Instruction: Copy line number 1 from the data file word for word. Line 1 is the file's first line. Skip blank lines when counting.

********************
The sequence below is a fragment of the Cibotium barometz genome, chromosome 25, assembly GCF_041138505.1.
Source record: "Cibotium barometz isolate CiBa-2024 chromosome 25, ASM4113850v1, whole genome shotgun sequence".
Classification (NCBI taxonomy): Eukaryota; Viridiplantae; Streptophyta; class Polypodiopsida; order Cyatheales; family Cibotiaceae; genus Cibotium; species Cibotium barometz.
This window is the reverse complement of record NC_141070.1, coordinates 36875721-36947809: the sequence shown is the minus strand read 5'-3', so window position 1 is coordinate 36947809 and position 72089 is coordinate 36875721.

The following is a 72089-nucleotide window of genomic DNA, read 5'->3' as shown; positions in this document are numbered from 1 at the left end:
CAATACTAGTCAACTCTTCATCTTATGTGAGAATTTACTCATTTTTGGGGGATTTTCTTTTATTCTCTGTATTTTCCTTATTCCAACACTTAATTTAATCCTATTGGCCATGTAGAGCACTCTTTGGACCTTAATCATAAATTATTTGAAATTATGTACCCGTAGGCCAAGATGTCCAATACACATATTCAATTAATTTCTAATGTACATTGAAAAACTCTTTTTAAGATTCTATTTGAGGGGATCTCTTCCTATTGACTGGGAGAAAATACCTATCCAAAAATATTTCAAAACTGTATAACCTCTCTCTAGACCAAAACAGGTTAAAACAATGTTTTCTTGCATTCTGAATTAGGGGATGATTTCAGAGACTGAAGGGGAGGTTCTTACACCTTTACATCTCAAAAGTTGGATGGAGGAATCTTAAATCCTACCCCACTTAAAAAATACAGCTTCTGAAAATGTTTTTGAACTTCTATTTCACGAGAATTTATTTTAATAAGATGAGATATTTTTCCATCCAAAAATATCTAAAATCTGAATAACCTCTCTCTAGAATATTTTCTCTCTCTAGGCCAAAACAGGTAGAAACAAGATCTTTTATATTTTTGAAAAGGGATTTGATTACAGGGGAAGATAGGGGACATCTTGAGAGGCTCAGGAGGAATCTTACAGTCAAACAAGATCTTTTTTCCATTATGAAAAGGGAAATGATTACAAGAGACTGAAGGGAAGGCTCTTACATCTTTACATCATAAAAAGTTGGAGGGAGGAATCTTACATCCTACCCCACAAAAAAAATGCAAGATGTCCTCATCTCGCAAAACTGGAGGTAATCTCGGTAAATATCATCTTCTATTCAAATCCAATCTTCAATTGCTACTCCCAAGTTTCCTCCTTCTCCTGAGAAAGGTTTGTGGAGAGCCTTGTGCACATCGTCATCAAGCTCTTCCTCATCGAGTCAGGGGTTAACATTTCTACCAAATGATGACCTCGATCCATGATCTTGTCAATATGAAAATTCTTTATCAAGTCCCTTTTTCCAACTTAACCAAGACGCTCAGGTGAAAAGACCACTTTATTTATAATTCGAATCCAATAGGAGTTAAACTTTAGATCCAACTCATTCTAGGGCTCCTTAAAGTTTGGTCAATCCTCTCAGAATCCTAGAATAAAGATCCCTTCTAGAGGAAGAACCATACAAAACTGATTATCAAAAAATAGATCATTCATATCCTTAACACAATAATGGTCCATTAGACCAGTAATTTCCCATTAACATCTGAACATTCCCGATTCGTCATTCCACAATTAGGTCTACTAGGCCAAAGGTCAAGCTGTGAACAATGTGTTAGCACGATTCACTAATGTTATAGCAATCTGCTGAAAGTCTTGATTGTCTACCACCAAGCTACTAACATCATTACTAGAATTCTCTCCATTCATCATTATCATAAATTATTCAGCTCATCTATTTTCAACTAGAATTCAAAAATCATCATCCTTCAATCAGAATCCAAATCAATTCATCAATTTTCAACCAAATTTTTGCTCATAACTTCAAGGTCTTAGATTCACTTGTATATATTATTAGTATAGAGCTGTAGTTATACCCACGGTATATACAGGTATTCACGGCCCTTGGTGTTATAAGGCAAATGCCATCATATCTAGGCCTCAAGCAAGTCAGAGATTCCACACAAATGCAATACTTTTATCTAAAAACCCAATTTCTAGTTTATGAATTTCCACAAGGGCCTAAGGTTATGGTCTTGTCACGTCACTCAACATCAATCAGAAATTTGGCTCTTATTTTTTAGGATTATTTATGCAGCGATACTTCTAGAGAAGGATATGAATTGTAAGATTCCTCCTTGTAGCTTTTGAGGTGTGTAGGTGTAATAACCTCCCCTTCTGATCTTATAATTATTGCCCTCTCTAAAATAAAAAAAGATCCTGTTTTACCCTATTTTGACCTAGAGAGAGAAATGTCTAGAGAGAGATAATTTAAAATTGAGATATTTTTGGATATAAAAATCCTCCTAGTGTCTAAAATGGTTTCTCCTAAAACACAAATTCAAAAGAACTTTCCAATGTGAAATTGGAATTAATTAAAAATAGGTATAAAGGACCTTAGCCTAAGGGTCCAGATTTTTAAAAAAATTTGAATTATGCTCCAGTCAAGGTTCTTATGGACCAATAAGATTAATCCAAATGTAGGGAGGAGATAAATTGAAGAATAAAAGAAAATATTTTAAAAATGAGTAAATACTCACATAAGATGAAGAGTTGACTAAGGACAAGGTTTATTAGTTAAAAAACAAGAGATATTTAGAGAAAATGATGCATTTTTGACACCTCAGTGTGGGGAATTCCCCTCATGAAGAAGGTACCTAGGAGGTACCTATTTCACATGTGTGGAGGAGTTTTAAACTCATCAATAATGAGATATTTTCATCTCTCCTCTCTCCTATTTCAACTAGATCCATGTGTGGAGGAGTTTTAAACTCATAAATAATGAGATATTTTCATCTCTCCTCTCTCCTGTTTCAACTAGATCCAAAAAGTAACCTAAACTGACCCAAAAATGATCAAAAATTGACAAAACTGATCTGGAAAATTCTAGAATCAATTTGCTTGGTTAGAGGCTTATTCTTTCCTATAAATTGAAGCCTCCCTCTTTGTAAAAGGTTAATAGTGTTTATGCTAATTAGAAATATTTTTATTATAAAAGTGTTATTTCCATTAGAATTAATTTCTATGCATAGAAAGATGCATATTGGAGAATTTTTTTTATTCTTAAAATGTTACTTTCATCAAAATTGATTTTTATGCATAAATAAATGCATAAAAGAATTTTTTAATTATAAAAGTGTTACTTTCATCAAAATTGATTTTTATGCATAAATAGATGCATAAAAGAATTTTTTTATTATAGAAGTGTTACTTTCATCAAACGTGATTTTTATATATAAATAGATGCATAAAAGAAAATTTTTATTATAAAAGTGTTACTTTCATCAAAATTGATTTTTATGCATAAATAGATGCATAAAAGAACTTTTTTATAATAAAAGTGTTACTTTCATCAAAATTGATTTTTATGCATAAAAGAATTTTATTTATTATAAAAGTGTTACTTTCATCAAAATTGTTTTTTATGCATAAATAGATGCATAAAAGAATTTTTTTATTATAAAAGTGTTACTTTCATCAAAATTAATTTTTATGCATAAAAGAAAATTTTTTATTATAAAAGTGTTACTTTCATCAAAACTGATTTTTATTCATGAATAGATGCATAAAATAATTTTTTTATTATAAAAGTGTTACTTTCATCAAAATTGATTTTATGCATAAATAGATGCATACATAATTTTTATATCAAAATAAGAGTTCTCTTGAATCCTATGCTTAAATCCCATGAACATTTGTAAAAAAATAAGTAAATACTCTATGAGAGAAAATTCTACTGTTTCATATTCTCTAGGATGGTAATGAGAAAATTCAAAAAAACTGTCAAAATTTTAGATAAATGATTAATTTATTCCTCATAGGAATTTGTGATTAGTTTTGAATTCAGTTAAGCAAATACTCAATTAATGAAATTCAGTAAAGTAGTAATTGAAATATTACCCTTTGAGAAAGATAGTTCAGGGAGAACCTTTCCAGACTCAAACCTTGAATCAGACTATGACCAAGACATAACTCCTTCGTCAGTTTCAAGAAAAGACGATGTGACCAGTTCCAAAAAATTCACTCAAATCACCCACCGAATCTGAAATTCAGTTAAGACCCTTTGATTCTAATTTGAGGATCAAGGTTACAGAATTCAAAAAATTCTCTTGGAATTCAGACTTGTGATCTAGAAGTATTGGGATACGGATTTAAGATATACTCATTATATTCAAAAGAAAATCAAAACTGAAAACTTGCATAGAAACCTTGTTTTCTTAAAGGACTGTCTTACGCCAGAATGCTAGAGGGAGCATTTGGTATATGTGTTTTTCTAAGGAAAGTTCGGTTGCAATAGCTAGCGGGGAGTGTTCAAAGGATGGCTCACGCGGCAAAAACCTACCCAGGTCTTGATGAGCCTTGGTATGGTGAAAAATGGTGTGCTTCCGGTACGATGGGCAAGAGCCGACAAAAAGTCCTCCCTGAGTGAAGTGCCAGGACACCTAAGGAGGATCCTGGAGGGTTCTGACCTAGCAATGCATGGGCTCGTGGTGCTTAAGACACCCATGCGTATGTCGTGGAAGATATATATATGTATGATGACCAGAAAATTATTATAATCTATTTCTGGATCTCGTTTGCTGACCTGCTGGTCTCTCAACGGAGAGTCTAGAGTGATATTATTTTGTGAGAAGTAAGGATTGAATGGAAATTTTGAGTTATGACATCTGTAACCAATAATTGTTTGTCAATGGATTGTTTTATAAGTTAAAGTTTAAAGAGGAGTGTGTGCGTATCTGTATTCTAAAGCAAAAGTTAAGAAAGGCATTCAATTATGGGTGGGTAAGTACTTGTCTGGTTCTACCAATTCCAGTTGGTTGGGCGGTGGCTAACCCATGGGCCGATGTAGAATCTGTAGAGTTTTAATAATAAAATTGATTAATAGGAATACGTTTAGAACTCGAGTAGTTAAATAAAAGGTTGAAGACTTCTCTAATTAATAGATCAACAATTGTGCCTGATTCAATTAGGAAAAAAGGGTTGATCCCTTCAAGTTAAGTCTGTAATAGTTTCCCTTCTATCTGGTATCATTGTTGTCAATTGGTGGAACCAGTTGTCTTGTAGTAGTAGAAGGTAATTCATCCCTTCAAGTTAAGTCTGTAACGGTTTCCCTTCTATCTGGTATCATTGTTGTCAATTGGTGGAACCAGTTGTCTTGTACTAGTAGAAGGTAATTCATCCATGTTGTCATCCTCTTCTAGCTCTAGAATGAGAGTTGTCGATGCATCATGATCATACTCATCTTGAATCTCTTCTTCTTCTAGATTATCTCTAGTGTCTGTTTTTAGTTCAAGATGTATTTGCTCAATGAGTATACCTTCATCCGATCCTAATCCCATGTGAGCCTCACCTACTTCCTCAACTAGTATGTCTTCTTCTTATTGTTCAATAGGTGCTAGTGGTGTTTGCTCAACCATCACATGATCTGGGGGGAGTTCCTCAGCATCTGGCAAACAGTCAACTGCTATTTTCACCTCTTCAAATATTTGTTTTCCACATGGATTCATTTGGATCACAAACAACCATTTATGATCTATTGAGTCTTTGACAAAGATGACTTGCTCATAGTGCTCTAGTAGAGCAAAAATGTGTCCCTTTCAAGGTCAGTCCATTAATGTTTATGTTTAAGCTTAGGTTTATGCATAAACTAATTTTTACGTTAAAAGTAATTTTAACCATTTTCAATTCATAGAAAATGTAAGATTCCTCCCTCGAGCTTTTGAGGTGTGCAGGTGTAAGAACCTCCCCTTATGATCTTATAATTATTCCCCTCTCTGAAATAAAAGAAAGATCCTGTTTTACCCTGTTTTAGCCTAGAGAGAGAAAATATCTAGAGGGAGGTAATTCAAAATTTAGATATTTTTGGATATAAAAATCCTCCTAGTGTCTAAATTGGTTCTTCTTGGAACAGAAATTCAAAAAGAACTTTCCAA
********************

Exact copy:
The sequence below is a fragment of the Cibotium barometz genome, chromosome 25, assembly GCF_041138505.1.